We measure game performance by the speed at which frames of video are fed to our eyes. The preferred unit of measure is frames per second (FPS).
There is a common misconception that 24 or 30 FPS is enough for perfectly smooth video, or that the human eye can only perceive up to 30 FPS. This stems from the movie and television industries. Movie theaters show film at 24 FPS, and that appears perfectly smooth, doesn't it? The fact is that our eyes are tricked into experiencing smooth video from 24 FPS source material because of motion blur. Film and video cameras capture moving objects by blurring their edges and the brain interprets this as smooth movement.
If you've ever had the chance to see a demonstration of movie playback at your local home theater electronics outlet, you might have noticed that movies seem a lot smoother than they do in theaters on some of the displays. This is because many modern televisions can modify the video, smoothing it out with anti-judder technology, and play it back at 120 Hz (or 120 FPS). Most folks easily notice the visual difference when movies are played back at 120 FPS with anti-judder enabled, which goes to show the human eye can perceive a lot more than 24 FPS. In fact, research suggests that human beings can perceive more than 200 FPS.
The point is that when it comes to PC gaming, more than 30 FPS is noticeable. In addition, the PC is an interactive device and the camera view often responds to user input from the mouse. The frame rate has to be quick enough to respond instantly to this user input. Otherwise, the user can feel the lag. This is especially noticeable in twitch games like first-person shooters that require precise aim.
Most PC monitors today cap out at 60 Hz, which means that the screen can refresh 60 times a second (there are a few 120 MHz monitors available for 3D use, but these are far from mainstream). Now, the question becomes: what if your PC is rendering more than 60 FPS? If your machine is fast enough to deliver 100 FPS to a 60 Hz monitor, what happens?
Unfortunately, more performance doesn't always equal better visuals. If your PC is sending out more frames than your monitor can display, what's likely going to happen is that the screen will refresh before the previous frame has finished drawing. This visual artifact is called tearing, and it's not pleasant. This is why vertical synchronization (v-sync) was developed.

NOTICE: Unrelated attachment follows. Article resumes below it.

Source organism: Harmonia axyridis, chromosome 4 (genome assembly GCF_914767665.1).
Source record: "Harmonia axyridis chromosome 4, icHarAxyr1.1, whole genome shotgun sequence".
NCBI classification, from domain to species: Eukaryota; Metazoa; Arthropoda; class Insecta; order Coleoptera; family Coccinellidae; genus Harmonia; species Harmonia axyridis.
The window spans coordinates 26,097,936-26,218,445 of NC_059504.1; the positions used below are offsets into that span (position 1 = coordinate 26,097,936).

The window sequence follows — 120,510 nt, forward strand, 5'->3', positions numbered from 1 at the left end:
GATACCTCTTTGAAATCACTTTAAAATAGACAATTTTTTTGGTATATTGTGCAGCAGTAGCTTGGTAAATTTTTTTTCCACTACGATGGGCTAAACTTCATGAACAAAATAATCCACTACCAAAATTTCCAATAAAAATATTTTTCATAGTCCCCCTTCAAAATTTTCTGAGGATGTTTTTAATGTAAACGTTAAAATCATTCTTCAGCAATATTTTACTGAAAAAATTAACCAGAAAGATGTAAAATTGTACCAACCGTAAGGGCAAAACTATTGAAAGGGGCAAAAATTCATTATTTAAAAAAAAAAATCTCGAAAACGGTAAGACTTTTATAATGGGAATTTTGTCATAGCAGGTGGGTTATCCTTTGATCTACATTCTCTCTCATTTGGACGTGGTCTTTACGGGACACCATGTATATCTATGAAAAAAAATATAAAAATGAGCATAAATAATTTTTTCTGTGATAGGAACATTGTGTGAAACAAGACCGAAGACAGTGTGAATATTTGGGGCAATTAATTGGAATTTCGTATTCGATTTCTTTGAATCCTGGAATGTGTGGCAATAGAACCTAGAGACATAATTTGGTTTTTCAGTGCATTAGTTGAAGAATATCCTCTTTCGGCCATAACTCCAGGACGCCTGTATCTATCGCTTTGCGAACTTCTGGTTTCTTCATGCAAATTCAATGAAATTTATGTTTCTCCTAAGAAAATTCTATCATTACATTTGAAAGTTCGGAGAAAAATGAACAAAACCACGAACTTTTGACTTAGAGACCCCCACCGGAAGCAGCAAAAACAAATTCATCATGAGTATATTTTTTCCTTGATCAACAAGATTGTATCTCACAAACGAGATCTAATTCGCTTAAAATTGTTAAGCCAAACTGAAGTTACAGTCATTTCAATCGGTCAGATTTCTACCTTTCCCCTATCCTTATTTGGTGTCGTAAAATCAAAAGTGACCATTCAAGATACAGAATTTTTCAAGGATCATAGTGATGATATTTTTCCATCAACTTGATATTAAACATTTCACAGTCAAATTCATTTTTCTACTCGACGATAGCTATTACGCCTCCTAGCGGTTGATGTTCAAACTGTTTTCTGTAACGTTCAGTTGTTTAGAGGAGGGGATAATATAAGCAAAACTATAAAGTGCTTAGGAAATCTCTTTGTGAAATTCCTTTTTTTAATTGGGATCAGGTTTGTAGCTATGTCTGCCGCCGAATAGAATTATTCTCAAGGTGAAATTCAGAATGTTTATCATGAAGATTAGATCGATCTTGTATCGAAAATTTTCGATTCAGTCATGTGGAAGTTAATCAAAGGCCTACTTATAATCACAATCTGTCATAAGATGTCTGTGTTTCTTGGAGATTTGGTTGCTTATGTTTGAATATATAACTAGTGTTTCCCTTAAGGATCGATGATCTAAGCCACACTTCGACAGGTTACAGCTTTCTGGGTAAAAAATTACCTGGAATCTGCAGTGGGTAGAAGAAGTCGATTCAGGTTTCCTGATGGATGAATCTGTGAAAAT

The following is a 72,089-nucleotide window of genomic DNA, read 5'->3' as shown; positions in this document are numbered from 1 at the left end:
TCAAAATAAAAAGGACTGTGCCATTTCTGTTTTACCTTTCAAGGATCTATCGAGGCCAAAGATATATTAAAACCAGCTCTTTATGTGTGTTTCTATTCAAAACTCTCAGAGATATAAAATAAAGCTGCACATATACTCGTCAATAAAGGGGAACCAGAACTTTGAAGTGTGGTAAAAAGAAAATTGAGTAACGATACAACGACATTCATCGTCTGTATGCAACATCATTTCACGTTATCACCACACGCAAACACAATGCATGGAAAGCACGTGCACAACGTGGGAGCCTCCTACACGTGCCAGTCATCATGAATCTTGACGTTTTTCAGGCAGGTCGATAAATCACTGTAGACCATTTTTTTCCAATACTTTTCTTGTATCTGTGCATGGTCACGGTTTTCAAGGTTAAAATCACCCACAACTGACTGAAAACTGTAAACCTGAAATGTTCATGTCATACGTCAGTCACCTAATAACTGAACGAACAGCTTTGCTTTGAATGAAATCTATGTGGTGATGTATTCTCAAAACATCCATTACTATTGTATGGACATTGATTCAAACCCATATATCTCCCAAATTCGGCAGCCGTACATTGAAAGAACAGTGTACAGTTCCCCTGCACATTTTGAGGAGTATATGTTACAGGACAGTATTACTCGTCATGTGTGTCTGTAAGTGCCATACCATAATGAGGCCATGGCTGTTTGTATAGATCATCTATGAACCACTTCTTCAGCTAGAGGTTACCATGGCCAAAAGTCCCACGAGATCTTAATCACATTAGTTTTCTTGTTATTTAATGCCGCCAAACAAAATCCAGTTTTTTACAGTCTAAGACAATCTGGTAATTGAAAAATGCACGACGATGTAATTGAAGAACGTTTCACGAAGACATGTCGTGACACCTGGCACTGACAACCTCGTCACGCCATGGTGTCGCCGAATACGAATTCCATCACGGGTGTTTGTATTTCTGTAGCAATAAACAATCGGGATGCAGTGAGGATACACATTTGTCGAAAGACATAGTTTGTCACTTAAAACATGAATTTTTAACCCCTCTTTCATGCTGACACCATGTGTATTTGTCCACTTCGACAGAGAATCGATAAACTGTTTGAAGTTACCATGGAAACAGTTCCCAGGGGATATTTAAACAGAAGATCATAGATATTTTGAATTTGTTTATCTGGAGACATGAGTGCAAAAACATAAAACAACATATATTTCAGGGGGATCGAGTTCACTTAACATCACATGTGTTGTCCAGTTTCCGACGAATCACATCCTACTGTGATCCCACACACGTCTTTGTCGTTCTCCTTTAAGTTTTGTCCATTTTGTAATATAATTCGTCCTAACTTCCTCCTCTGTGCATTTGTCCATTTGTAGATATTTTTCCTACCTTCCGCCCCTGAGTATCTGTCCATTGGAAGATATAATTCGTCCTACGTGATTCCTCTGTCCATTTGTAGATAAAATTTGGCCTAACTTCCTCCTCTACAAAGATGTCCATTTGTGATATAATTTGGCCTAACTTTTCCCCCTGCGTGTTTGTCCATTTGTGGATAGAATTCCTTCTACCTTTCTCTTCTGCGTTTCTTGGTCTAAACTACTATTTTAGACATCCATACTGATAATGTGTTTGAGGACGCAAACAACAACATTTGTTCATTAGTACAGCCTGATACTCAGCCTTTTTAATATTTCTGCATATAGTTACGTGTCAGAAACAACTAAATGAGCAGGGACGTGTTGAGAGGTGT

Without going into details, v-sync limits your frame rate so that is doesn't exceed the monitor's, therefore eliminating tearing. When we benchmark games, we're usually looking for the performance cap, so we turn v-sync off, but for actual gameplay, you're probably better off enabling triple-buffered v-sync if your title supports the option.
We want to show you a visual difference between frame rates, but this turns out to be a lot more difficult than you'd think. Because of limitations in many popular browsers (Internet Explorer included), you probably see the following animated GIFs playing at the wrong frame rate right now. The result in Internet Explorer or Opera is particularly bad. Firefox and Safari do a better job, and will give you a passable idea of what 50 FPS versus 25 FPS looks like.
- Why Pay More?
- How Much Game Performance Can We Perceive?
- Game Performance Targets
- Test Systems And Benchmarks
- Average FPS Benchmarks: Single Radeon HD 5850
- Minimum FPS Benchmarks: Single Radeon HD 5850
- Average FPS Benchmarks: Radeon HD 5870 In CrossFire
- Minimum FPS Benchmarks: Radeon HD 5870 In CrossFire
- Average FPS Benchmarks: Athlon II X3 440 In CrossFire Vs. Core i7-920 With A Single Card
- Minimum FPS Benchmarks: Athlon II X3 440 In CrossFire Vs. Core i7-920 With A Single Card